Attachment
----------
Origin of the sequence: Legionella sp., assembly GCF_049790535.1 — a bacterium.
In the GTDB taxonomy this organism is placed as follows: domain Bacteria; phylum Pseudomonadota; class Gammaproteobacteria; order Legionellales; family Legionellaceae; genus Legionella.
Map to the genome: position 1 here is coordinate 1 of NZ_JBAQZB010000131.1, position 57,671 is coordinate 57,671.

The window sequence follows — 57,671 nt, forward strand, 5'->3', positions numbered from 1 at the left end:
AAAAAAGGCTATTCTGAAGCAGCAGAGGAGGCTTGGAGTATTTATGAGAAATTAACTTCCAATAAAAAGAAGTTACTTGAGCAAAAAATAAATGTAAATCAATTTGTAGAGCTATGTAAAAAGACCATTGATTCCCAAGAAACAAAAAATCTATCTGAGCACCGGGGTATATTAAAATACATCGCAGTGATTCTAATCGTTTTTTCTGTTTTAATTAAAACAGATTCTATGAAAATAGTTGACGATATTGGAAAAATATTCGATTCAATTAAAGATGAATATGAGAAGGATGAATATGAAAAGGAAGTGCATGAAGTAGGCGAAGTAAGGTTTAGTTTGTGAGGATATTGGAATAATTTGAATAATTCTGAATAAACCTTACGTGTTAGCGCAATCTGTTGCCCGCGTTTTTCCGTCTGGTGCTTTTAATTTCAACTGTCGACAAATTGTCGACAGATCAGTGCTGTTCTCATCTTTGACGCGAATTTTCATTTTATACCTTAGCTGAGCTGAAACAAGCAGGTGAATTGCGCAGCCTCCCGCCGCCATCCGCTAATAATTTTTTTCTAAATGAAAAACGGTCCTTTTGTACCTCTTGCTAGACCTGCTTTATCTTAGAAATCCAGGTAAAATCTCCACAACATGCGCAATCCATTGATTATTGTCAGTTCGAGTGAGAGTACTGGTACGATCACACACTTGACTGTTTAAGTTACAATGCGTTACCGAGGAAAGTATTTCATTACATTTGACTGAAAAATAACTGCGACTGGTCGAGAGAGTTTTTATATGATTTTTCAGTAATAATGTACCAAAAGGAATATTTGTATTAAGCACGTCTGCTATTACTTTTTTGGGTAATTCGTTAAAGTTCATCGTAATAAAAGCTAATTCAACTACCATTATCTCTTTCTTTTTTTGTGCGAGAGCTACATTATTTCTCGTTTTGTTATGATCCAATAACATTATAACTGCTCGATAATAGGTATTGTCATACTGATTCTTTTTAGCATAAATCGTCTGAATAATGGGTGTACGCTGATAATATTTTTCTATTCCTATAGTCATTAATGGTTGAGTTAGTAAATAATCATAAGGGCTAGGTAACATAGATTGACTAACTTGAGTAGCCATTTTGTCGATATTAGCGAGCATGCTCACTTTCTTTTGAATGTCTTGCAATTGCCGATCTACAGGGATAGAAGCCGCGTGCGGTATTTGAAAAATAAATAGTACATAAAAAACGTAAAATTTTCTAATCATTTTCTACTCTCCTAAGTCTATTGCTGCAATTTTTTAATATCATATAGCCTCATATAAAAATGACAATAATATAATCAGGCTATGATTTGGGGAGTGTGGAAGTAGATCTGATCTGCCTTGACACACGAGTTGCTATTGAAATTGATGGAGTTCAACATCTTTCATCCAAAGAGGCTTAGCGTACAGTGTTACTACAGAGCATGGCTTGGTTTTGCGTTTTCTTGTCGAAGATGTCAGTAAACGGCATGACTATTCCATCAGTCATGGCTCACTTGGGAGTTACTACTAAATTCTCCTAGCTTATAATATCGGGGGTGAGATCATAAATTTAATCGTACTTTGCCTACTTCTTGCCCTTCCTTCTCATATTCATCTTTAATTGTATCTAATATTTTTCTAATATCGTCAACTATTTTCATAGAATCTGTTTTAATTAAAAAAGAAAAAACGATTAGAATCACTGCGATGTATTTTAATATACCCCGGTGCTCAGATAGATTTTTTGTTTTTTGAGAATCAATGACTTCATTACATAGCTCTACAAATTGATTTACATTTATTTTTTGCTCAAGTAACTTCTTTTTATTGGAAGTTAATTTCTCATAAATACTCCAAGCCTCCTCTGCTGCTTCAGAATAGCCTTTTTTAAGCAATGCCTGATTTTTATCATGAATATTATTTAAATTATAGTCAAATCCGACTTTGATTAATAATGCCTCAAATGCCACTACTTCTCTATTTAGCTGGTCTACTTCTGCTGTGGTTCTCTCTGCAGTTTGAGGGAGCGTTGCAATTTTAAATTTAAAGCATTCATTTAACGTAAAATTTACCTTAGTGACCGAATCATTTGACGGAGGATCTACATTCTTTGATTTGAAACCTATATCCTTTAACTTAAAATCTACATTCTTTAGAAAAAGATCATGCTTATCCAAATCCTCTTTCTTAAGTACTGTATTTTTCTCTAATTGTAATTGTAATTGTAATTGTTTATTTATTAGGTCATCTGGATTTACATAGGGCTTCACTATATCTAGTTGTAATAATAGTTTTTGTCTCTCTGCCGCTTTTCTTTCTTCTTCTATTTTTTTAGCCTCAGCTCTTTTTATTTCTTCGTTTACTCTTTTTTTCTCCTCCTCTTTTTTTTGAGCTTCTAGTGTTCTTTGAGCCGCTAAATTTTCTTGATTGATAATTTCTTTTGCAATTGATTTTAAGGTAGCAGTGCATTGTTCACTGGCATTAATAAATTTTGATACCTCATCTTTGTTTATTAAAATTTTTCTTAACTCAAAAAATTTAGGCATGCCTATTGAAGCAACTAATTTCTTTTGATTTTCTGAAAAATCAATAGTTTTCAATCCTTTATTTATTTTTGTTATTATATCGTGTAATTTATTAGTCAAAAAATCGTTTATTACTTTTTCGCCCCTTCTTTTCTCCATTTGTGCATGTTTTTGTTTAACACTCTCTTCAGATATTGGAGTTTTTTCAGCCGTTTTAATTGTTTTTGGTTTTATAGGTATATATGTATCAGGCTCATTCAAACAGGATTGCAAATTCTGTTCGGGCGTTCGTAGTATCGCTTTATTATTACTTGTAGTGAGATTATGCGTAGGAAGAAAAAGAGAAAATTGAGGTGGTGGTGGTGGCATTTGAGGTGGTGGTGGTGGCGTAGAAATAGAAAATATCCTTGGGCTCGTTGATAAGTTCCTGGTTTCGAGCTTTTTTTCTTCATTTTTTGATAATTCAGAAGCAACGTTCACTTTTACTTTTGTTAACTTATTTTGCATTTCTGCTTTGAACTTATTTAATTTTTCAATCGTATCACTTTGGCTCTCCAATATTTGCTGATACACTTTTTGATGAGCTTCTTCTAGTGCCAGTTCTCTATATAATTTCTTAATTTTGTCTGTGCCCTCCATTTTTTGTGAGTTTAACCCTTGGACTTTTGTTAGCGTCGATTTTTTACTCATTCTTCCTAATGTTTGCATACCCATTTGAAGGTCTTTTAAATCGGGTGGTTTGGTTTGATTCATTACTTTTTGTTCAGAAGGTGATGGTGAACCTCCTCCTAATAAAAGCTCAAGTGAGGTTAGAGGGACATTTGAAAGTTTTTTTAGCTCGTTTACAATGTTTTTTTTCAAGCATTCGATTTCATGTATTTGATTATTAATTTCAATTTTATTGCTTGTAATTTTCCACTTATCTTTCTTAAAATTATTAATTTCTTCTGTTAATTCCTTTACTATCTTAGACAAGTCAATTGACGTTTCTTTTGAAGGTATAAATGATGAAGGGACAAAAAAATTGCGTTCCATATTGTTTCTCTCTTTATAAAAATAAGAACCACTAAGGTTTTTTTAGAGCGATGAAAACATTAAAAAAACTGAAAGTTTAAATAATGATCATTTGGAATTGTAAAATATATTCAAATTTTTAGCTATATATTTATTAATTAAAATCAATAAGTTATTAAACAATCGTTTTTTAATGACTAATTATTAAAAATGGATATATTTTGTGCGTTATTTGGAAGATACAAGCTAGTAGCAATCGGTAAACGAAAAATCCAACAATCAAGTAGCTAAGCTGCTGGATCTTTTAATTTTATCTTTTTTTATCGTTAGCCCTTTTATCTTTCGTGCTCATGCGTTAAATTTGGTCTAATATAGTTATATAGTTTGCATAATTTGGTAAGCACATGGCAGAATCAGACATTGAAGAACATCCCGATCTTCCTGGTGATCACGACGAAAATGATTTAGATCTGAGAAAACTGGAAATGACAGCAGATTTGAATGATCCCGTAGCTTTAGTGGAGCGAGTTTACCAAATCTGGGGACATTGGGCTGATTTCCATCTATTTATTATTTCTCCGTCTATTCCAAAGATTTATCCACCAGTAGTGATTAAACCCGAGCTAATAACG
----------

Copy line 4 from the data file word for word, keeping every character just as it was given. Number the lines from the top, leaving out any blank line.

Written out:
The window sequence follows — 57,671 nt, forward strand, 5'->3', positions numbered from 1 at the left end: